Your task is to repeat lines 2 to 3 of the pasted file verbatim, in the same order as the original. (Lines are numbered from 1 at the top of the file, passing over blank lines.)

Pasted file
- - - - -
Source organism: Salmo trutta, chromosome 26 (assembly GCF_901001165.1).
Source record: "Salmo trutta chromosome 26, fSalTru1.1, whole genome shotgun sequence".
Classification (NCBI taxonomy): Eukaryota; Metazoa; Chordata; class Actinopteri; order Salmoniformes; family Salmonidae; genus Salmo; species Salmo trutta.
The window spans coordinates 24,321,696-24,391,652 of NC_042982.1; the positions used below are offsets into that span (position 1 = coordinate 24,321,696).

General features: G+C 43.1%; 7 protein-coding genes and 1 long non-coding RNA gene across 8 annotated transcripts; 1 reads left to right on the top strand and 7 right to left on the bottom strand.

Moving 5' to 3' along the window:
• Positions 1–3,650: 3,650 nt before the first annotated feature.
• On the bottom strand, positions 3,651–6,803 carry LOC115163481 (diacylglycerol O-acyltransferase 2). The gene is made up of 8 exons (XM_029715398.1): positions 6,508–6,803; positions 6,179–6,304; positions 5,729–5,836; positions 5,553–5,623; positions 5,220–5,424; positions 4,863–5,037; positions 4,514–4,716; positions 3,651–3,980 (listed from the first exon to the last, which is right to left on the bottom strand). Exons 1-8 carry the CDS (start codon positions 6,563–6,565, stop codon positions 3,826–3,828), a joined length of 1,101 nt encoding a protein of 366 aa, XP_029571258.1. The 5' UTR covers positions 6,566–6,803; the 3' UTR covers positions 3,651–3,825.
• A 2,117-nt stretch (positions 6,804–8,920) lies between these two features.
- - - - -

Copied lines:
Source record: "Salmo trutta chromosome 26, fSalTru1.1, whole genome shotgun sequence".
Classification (NCBI taxonomy): Eukaryota; Metazoa; Chordata; class Actinopteri; order Salmoniformes; family Salmonidae; genus Salmo; species Salmo trutta.